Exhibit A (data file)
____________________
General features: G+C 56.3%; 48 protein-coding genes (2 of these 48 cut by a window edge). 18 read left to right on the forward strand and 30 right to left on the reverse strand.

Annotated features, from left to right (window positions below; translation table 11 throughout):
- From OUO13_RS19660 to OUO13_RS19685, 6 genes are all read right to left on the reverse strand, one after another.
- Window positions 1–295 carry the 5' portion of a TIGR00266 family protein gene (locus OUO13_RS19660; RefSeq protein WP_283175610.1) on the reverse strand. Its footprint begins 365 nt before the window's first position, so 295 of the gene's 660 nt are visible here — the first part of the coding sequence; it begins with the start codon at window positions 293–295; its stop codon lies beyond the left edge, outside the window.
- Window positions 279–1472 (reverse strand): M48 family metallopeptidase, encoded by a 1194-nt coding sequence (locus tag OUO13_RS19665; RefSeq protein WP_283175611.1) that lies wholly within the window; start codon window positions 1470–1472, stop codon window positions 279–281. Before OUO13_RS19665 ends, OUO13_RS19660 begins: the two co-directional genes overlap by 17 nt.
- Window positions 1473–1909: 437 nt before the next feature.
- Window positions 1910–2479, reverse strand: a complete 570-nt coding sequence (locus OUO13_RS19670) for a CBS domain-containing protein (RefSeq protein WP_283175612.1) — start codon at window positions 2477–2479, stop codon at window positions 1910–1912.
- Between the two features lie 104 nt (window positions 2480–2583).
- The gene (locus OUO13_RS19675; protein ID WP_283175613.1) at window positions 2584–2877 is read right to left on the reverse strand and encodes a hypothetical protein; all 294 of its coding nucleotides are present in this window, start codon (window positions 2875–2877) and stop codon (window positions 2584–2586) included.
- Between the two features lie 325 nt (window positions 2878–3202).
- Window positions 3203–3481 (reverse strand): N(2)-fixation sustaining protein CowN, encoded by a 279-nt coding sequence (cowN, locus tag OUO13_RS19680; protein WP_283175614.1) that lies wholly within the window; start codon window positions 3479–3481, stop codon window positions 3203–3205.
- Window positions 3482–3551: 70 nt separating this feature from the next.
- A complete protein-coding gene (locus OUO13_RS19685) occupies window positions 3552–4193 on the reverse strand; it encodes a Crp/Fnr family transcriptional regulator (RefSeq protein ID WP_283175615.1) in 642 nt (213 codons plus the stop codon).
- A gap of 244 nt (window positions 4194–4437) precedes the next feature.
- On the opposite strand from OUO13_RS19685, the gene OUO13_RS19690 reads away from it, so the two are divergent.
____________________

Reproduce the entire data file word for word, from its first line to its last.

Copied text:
General features: G+C 56.3%; 48 protein-coding genes (2 of these 48 cut by a window edge). 18 read left to right on the forward strand and 30 right to left on the reverse strand.

Annotated features, from left to right (window positions below; translation table 11 throughout):
- From OUO13_RS19660 to OUO13_RS19685, 6 genes are all read right to left on the reverse strand, one after another.
- Window positions 1–295 carry the 5' portion of a TIGR00266 family protein gene (locus OUO13_RS19660; RefSeq protein WP_283175610.1) on the reverse strand. Its footprint begins 365 nt before the window's first position, so 295 of the gene's 660 nt are visible here — the first part of the coding sequence; it begins with the start codon at window positions 293–295; its stop codon lies beyond the left edge, outside the window.
- Window positions 279–1472 (reverse strand): M48 family metallopeptidase, encoded by a 1194-nt coding sequence (locus tag OUO13_RS19665; RefSeq protein WP_283175611.1) that lies wholly within the window; start codon window positions 1470–1472, stop codon window positions 279–281. Before OUO13_RS19665 ends, OUO13_RS19660 begins: the two co-directional genes overlap by 17 nt.
- Window positions 1473–1909: 437 nt before the next feature.
- Window positions 1910–2479, reverse strand: a complete 570-nt coding sequence (locus OUO13_RS19670) for a CBS domain-containing protein (RefSeq protein WP_283175612.1) — start codon at window positions 2477–2479, stop codon at window positions 1910–1912.
- Between the two features lie 104 nt (window positions 2480–2583).
- The gene (locus OUO13_RS19675; protein ID WP_283175613.1) at window positions 2584–2877 is read right to left on the reverse strand and encodes a hypothetical protein; all 294 of its coding nucleotides are present in this window, start codon (window positions 2875–2877) and stop codon (window positions 2584–2586) included.
- Between the two features lie 325 nt (window positions 2878–3202).
- Window positions 3203–3481 (reverse strand): N(2)-fixation sustaining protein CowN, encoded by a 279-nt coding sequence (cowN, locus tag OUO13_RS19680; protein WP_283175614.1) that lies wholly within the window; start codon window positions 3479–3481, stop codon window positions 3203–3205.
- Window positions 3482–3551: 70 nt separating this feature from the next.
- A complete protein-coding gene (locus OUO13_RS19685) occupies window positions 3552–4193 on the reverse strand; it encodes a Crp/Fnr family transcriptional regulator (RefSeq protein ID WP_283175615.1) in 642 nt (213 codons plus the stop codon).
- A gap of 244 nt (window positions 4194–4437) precedes the next feature.
- On the opposite strand from OUO13_RS19685, the gene OUO13_RS19690 reads away from it, so the two are divergent.